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Using Harvest Aids in Grain Sorghum Production

Historically, sorghum producers have allowed the crop to terminate and senesce naturally. However, an increased number of grain sorghum hybrids with a trait that keeps the grain green are being planted as a means to combat environmental stressors. This trait can create challenges for growers with the rate at which the crop naturally dry down. This can potentially lead to increased yield loss from harvesting higher amounts of green biomass or from pest pressure (i.e. bird damage) associated with prolonged field drying. Furthermore, grain sorghum is a crop that relies on tiller production to help improve yields in lower plant populations or thinner stands. Favorable conditions later in the production season can result in the sorghum crop increasing late-season tiller production. Because of the wide range of maturity present in the field when the primary stems are mature. The use of harvest aids has potential to overcome several of these challenges.


What are harvest aids?

Harvest aids are chemicals that, when applied at or near maturity, help prepare the crop for harvest. The use of these chemicals are more common in indeterminate crop production systems, such as soybean and cotton production, and have very limited use in grain sorghum production, especially in the southern Great Plains. Several chemicals are available as harvest aids. Plant growth regulators are very common harvest aids. These chemicals are used to control growth or physiological functions within the crop, such as ethephon being used in cotton production to help promote fruit ripening. Other common harvest aids are herbicides or desiccants, where the primary focus is to increase the rate of drying in the plant.


In sorghum production, all labeled harvest aids are either an herbicide or desiccant. Due to the activity within the plant and the timing of application, these harvest aids have very little influence on the grain itself, but work more in the vegetative biomass of the plant. Therefore, they have little to no impact on grain moisture. Three chemicals are currently labeled for use as a harvest aid for sorghum production: glyphosate, carfentrazone and sodium chlorate (Table 1).


Carfentrazone-ethyl (Tradename Aim® EC or Quicksilver®) is a broadleaf herbicide. While used as harvest aid, it will work to desiccate or terminate the crop. The primary goal as a harvest aid of this product is to assist in the termination of weeds at or near harvest. Carfentrazone provides excellent control of weeds, such as morning glories, and can allow for increased efficiency at harvest. The most common use for this product is tank mixed with other harvest aids to allow weed control at harvest paired with desiccation of the crop through other means.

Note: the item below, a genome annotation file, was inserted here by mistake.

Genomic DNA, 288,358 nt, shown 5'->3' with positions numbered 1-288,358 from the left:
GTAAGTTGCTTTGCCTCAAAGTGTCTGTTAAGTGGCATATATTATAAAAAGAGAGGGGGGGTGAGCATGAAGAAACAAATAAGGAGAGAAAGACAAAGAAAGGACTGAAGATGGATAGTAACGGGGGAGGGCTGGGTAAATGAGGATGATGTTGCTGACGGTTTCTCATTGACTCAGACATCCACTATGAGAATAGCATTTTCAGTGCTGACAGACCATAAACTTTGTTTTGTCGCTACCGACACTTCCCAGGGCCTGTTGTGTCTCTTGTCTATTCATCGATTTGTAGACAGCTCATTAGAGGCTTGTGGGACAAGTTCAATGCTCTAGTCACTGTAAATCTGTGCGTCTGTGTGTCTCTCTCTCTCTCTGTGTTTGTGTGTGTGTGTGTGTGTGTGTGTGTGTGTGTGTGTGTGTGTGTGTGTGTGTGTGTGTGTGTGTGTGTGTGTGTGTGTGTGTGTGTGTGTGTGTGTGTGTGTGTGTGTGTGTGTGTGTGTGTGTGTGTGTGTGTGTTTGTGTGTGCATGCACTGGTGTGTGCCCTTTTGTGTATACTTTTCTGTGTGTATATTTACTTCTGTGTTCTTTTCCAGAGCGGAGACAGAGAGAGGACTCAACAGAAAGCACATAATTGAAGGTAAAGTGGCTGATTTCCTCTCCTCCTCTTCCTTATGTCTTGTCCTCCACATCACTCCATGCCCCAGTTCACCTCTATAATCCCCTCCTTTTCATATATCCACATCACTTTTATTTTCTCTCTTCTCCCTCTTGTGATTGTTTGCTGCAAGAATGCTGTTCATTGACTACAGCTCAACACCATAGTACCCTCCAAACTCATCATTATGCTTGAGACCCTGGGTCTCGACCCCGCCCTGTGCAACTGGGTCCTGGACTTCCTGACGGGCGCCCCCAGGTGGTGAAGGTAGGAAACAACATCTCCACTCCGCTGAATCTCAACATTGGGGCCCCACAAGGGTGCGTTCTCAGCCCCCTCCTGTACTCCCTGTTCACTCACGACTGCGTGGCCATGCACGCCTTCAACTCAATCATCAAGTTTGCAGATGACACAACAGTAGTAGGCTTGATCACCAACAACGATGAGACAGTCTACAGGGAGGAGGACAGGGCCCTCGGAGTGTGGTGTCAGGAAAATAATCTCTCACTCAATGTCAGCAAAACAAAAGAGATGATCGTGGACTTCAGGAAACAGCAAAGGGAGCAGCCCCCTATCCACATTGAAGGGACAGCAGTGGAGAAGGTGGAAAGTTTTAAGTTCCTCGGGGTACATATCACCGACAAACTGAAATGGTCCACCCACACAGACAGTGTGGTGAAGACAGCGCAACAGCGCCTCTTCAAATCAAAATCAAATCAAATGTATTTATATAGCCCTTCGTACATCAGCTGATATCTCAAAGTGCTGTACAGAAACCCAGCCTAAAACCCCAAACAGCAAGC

Sodium Chlorate is a true desiccant and will not kill the crop but merely dry-down any plant material that it contacts. As such, plant dry-down can be very rapid, but may be slowed by cooler daytime temperatures. Because of this rapid drying, growers should be prepared to harvest as soon as the allotted pre-harvest interval has elapsed (seven to 10 days) to minimize excessive lodging. One of the biggest challenges with the use of sodium chlorate is, since it is only a desiccant, that regrowth can occur quickly if conditions are favorable. This may require further management if harvest is not timely. The use of sodium chlorate has been increasing, particularly when grown for seed production, as this product can be used without major risk of harming germination of the harvested seed. Furthermore, this product can assist in the management of weeds that may interfere with harvesting operations, especially problematic grassy weeds. However, similar to sorghum, weed regrowth may occur and should be managed so weeds will not become an issue in future cropping cycles. Growers utilizing this product should consult the label for mixing partners and clean-out procedure as mixing sodium chlorate with some products may present a fire or explosion risk and long-term use without proper cleaning can result in corrosion of the equipment.

Glyphosate is considered to be the industry standard for harvest aids in sorghum production. As opposed to the other two products, glyphosate will kill the sorghum plant as well as many other weeds that are susceptible if it makes contact. The major issue with glyphosate is the time it requires for complete desiccation and the impact environmental conditions can have on the drying period. Glyphosate has a pre-harvest interval of seven days, but in most Oklahoma production systems, it will require closer to 10 to 14 days until the crop is suitable for harvest. Unlike sodium chlorate, with proper application, very little regrowth will occur and growers also should expect good activity on late-season weed populations, especially Johnsongrass. As this product will completely terminate the plant, lodging is a concern; especially those hybrids without the stay-green trait or with high stalk rot infestations. Therefore, growers should section off fields that can be harvested within a one- to two-day period and have multiple desiccation dates to match the harvesting speed.